Formula One switches this weekend from the high-speed sweeps of Barcelona to the slower - but no less challenging - streets of Monaco. This is grand prix racing's showpiece event: crammed within the tight confines of Monte Carlo, the circuit...
Formula One switches this weekend from the high-speed sweeps of Barcelona to the slower - but no less challenging - streets of Monaco. This is grand prix racing's showpiece event: crammed within the tight confines of Monte Carlo, the circuit allows precious little margin for error and highlights the drivers' art like no other track.
This will be the 51st world championship race in the principality and Michelin has a proud record here. Jody Scheckter (Ferrari, 1979), Gilles Villeneuve (Ferrari, 1981) and Alain Prost (McLaren, 1984) won the event on Michelin tyres during the company's first spell in F1. This season Michelin is looking for a third consecutive success to add to the victories achieved by David Coulthard (Team McLaren Mercedes, 2002) and Juan Pablo Montoya (BMW WilliamsF1 Team, 2003).
Pierre Dupasquier, Michelin motorsport director:
"This is a race like no other on the F1 schedule - It has a character like no other track and technically it is the complete opposite of the previous race in Barcelona. In Spain we ran hard tyres to deal with very abrasive conditions; in Monaco we will use much softer compounds. It's a race that requires a very particular approach but Michelin has demonstrated during the past couple of seasons that it knows how to rise to the challenge. I am looking forward to the weekend and am confident we can complete our hat trick."
Pascal Vasselon, Michelin Formula One programme manager:
"It is more difficult to prepare for Monaco than it is for any other event because you can't test in the principality and there is no other circuit like it. The track is slow and tight and the road surface isn't particularly abrasive. You also have to consider the 'barrier factor', which can have a psychological effect on drivers. They have to adapt their driving style because the Armco is so close all the way around the circuit."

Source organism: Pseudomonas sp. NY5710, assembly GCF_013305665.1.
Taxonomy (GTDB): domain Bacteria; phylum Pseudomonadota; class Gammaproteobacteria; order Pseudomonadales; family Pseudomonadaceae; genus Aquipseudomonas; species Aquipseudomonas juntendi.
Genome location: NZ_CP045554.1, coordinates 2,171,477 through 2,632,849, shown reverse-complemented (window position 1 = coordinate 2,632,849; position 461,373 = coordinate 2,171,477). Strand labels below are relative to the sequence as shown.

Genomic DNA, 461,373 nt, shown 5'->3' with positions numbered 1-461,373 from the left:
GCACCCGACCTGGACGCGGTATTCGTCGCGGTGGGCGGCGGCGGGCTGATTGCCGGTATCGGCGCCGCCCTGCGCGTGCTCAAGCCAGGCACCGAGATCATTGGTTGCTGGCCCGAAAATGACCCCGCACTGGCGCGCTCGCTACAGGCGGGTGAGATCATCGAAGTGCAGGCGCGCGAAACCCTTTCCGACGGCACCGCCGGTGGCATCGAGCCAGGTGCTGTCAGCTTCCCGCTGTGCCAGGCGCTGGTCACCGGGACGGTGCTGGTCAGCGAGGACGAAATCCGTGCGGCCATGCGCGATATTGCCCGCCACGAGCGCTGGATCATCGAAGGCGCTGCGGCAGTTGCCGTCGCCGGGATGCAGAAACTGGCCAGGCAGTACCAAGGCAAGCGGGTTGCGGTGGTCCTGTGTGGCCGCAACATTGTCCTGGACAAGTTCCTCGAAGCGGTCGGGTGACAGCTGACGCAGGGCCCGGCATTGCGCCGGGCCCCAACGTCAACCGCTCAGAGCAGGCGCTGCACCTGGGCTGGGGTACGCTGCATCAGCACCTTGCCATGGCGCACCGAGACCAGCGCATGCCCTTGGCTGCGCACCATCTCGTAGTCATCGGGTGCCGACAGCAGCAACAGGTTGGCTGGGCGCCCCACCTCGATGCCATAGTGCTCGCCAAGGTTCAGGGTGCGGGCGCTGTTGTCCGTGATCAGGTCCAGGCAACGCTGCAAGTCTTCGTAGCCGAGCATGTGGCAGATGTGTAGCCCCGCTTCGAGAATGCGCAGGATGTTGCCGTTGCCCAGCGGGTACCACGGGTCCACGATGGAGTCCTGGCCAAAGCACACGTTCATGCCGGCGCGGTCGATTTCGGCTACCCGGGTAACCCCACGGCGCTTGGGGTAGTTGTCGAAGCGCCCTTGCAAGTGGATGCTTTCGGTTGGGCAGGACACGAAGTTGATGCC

"During the past few seasons we have established a system for evaluating tyre performance at Monaco by extrapolating data obtained at other venues. We have three dry-weather tyre options available for this year's race and made our final choice in the wake of a recent test session at Paul Ricard, in the south of France."
Juan Pablo Montoya, BMW WilliamsF1 Team:
"Tyres make a really big difference at Monaco. The circuit gains more and more grip as the weekend progresses and you really have to think hard about that when it comes to deciding which compound to use. You have to be quick when it matters - especially in qualifying. Michelin knows how to address the situation and for the past two seasons we have definitely had a tyre advantage in Monaco. I qualified on pole position here in 2002 and last season I won, so I'm confident Michelin will come up with some very good tyres again this weekend."